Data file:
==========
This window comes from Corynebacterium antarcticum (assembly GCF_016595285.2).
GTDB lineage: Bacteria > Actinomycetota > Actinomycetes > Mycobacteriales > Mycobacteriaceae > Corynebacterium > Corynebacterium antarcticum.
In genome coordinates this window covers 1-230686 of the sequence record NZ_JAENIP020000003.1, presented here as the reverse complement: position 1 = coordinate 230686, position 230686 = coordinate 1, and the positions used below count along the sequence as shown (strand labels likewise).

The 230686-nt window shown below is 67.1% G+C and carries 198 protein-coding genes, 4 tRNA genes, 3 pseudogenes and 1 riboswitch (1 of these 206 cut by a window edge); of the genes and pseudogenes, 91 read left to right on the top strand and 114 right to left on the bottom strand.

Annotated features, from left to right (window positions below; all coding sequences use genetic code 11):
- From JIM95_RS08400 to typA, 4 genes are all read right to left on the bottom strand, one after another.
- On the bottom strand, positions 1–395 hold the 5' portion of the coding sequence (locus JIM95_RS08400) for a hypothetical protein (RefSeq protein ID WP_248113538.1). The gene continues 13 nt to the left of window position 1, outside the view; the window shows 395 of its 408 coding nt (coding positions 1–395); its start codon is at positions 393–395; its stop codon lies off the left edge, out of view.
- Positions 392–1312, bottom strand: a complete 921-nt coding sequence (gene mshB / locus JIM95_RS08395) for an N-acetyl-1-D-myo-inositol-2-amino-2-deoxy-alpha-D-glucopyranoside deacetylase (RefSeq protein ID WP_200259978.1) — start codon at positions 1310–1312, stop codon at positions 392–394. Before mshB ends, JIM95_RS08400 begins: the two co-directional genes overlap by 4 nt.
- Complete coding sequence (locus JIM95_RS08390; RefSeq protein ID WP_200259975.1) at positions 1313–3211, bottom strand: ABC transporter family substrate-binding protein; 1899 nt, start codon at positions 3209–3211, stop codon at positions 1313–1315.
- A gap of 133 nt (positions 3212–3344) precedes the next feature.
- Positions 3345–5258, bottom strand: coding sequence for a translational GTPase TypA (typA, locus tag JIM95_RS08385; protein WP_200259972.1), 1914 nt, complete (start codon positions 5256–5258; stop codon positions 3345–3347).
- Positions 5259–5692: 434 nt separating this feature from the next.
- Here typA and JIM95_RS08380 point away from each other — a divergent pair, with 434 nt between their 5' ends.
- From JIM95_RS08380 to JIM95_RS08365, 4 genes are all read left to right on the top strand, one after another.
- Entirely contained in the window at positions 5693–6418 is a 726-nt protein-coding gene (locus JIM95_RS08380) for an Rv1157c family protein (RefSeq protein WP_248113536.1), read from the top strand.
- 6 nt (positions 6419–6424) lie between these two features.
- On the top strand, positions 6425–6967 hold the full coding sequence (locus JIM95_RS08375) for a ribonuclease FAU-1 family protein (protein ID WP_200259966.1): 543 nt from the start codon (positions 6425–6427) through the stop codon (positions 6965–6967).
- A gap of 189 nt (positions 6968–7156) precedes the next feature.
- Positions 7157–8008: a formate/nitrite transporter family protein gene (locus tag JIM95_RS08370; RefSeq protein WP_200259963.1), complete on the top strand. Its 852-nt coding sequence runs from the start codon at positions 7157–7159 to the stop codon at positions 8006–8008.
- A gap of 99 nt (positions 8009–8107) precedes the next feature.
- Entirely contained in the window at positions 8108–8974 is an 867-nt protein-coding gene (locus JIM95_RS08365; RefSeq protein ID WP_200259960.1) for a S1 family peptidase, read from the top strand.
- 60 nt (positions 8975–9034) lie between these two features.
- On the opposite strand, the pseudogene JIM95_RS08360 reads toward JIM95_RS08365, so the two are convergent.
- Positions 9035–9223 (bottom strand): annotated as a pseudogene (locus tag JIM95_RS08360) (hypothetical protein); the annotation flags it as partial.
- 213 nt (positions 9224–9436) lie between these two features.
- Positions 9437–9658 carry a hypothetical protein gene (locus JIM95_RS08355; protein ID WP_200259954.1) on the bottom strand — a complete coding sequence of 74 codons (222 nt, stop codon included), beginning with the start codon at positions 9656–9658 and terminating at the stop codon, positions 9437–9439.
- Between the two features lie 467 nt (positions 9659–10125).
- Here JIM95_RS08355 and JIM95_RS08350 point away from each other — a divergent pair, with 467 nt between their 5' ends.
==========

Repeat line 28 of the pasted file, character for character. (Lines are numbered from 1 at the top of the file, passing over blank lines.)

- Here JIM95_RS08355 and JIM95_RS08350 point away from each other — a divergent pair, with 467 nt between their 5' ends.